The opioid epidemic in the United States claims the lives of 130 Americans on average every day. Drug overdose is now the leading cause of death of people under the age of 50 – a figure higher than fatalities by guns or car accidents.

The Problem

This national health tragedy has been taking the lives of Americans for decades. Between 1999 and 2017, almost 400,000 people died from an overdose involving any opioid, including prescription and illicit opioids. In 2017 alone, the opioid epidemic killed 70,000 people, according to a new report in Health and Human Rights Journal.

According to the U.S. Centers for Disease Control and Prevention which tracked the epidemic for some time now, the first wave of deaths can be traced back to the late 1990s when doctors began over-prescribing opioids. The second wave began in 2010, with a sharp spike in heroin-overdose-related deaths. In 2013, as illicitly-manufactured fentanyl swept the market, more and more overdose deaths involved these synthetic opioids.

 

The Perception

As deaths skyrocketed back in 2010, authorities clung to the view that overdose deaths were a symptom of criminal activity or immoral behavior.

People continue to die from this long-standing health crisis because addiction is still treated in this country as a “‘moral failing or criminal behavior,” noted Dr. Sarah Wakeman, medical director with the Massachusetts General Hospital Substance Use Disorder Initiative in Boston, a recent article in AMA Journal of Ethics.

She continued, “People with an illness must be treated, not punished.”

 

The Solution

How can we protect the rights of people snared in the opioid epidemic? A sharper focus on treatment, education and criminal justice reforms is a promising start, argues a new report in Health and Human Rights Journal. It maps out crucial steps to turn the tide of deaths.

Among its recommendations: A mass shift away from prescribing opioids for long-term pain relief. “Taking prescription opioids for longer periods of time or in higher dosages can increase the risk of addiction, overdose, and death,” the report warns. Although the rate of opioid prescriptions is falling, in 2017 there were still 58.7 prescriptions for every 100 individuals, per the CDC. The report urges doctors to consider non-opioid alternatives, such as physical therapy, biofeedback and non-opioid medications.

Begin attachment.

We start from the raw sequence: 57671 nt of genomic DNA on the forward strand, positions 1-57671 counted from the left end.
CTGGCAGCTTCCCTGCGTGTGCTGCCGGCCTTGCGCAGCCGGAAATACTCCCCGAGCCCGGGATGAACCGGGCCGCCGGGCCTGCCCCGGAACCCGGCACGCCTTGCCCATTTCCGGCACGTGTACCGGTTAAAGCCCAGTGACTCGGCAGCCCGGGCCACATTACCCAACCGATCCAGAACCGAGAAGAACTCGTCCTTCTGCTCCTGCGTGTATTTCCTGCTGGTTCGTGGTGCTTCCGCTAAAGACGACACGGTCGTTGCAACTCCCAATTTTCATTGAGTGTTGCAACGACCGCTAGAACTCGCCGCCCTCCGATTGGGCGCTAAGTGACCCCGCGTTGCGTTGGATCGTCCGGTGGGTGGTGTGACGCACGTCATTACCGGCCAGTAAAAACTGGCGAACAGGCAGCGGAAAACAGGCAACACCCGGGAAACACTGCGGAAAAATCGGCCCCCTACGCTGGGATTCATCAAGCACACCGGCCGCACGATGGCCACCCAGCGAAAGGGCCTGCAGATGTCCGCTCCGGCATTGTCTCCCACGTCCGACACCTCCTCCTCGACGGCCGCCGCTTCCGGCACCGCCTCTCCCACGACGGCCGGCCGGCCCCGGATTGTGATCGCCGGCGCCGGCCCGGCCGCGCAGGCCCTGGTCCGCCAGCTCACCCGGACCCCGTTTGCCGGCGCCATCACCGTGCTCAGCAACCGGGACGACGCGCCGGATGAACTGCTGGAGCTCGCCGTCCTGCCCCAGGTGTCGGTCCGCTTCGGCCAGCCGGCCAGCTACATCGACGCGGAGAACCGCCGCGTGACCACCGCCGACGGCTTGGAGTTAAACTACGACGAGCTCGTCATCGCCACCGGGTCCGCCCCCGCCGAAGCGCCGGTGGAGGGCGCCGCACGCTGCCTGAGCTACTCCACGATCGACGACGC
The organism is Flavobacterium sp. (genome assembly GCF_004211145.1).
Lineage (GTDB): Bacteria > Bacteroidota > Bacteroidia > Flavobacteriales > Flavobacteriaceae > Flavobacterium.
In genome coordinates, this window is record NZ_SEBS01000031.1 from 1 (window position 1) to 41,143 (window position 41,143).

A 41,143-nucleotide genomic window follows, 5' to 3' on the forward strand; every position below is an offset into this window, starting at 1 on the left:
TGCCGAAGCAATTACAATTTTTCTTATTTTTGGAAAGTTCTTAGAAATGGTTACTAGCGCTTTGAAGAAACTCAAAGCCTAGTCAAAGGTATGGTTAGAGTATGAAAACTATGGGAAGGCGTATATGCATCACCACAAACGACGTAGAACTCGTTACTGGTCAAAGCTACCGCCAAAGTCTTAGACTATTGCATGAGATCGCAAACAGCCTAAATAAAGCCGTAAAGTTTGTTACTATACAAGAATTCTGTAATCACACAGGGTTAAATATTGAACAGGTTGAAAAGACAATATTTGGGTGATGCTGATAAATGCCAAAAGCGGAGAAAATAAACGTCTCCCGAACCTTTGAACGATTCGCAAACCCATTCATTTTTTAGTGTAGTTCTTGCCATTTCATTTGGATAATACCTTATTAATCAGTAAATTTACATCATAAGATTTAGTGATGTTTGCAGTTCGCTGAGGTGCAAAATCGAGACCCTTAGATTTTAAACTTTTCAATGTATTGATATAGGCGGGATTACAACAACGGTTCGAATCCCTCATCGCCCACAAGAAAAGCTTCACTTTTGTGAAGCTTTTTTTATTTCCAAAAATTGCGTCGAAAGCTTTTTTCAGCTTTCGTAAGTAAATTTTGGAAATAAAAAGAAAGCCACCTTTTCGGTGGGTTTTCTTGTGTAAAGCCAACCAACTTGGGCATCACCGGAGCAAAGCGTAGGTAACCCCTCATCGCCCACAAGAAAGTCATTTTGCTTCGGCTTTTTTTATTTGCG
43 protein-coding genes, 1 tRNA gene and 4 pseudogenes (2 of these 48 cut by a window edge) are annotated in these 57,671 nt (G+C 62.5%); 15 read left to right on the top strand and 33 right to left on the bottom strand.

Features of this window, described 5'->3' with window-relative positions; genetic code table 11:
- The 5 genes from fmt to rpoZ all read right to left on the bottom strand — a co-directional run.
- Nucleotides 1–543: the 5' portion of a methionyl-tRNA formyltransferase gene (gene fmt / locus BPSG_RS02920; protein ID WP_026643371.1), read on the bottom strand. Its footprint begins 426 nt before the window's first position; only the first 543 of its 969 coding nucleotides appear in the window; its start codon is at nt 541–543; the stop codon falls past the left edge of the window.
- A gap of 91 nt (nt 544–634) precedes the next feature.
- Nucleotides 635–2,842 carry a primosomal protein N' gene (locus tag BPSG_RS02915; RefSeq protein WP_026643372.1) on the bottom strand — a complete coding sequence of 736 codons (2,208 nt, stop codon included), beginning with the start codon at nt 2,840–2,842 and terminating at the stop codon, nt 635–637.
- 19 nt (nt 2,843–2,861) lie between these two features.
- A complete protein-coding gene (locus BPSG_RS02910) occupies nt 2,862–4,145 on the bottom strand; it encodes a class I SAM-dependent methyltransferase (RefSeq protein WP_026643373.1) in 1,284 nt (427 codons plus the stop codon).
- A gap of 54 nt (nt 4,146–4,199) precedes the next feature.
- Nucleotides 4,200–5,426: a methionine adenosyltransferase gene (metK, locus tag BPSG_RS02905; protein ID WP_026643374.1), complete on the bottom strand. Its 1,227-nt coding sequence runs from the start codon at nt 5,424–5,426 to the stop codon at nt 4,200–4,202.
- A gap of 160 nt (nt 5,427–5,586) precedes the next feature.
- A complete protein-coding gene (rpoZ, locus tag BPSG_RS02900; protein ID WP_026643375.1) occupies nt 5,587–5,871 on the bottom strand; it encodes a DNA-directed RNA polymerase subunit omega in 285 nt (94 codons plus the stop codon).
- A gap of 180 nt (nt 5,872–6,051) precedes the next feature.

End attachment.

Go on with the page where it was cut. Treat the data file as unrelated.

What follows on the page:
The report encourages policymakers and elected leaders to make the overdose-reversal drug naloxone more widely available to save lives. Some pharmacies already offer naloxone without a prescription in many states. This practice should be universal, the report argues. It also advocates for educating regular citizens to administer naloxone. It notes that new federal legislation, modeled on an Illinois state law, is necessary to shield Good Samaritans who administer naloxone from being sued.

The report argues the nation can no longer view the opioid epidemic in the United States as a criminal justice issue or moral failing. National leaders must treat it as the health crisis it is. This requires:

  • Equipping law enforcement officers with drug treatment options. Hundreds of law enforcement agencies in 31 states are already part of a Police Assisted Addiction ad Recovery Initiative. This program offers treatment for drug users who ask authorities for help, but many communities still lock up opioid users – often denying them proven recovery medications such as methadone, naltrexone and buprenorphine.
  • Treating mental issues related to opioid use. More than half of people with substance abuse problems also suffer from mental health conditions like depression and post-traumatic stress. These conditions make them more likely to relapse. Under the Mental Health Parity and Addiction Equity Act of 2008, insurers must cover the same level of benefits for mental health and addiction that they do for other medical therapies. Still, some insurers impose arbitrary treatment limits or make patients jump through hoops to get coverage.
  • Expanding Medicaid in the 14 states that rejected the coverage under the Affordable Care Act. Medicaid expansion has given countless low-income adults access to addiction and mental health treatment at no cost. This care is saving lives. Since Ohio adopted Medicaid expansion, overdose deaths in one Ohio county alone plummeted by more than half in just one year. In 2018, the country witnessed 294 overdose deaths – down from 566 overdose deaths the previous year. 

The list of solutions is hopeful, but circumstances are dire and action is imperative. By one account, someone dies in this country from an overdose every 11 minutes. The report cautions, “There is no time to waste.”

 

Opiate addiction hotlines are lifelines to many who feel their opiate addiction is out of control.
If you or someone you know is struggling opioid addiction, call this hotline for help: 1-877-721-5607